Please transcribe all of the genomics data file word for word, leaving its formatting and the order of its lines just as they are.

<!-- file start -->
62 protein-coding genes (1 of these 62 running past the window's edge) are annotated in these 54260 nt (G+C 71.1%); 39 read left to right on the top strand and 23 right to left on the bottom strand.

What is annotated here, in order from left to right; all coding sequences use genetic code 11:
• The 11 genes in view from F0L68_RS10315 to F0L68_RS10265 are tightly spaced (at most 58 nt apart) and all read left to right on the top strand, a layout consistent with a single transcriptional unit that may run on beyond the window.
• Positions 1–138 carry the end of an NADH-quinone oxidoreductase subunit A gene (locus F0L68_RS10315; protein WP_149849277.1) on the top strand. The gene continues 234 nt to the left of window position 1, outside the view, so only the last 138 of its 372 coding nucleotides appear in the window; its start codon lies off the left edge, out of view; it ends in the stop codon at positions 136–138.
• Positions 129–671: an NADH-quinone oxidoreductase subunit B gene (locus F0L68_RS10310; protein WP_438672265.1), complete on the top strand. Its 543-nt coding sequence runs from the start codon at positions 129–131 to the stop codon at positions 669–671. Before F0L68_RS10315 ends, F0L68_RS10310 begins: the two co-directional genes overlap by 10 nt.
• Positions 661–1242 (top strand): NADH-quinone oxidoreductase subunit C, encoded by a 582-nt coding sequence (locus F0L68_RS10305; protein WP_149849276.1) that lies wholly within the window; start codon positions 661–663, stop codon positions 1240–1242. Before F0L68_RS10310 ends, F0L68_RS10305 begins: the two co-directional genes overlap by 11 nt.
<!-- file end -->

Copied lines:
62 protein-coding genes (1 of these 62 running past the window's edge) are annotated in these 54260 nt (G+C 71.1%); 39 read left to right on the top strand and 23 right to left on the bottom strand.

What is annotated here, in order from left to right; all coding sequences use genetic code 11:
• The 11 genes in view from F0L68_RS10315 to F0L68_RS10265 are tightly spaced (at most 58 nt apart) and all read left to right on the top strand, a layout consistent with a single transcriptional unit that may run on beyond the window.
• Positions 1–138 carry the end of an NADH-quinone oxidoreductase subunit A gene (locus F0L68_RS10315; protein WP_149849277.1) on the top strand. The gene continues 234 nt to the left of window position 1, outside the view, so only the last 138 of its 372 coding nucleotides appear in the window; its start codon lies off the left edge, out of view; it ends in the stop codon at positions 136–138.
• Positions 129–671: an NADH-quinone oxidoreductase subunit B gene (locus F0L68_RS10310; protein WP_438672265.1), complete on the top strand. Its 543-nt coding sequence runs from the start codon at positions 129–131 to the stop codon at positions 669–671. Before F0L68_RS10315 ends, F0L68_RS10310 begins: the two co-directional genes overlap by 10 nt.
• Positions 661–1242 (top strand): NADH-quinone oxidoreductase subunit C, encoded by a 582-nt coding sequence (locus F0L68_RS10305; protein WP_149849276.1) that lies wholly within the window; start codon positions 661–663, stop codon positions 1240–1242. Before F0L68_RS10310 ends, F0L68_RS10305 begins: the two co-directional genes overlap by 11 nt.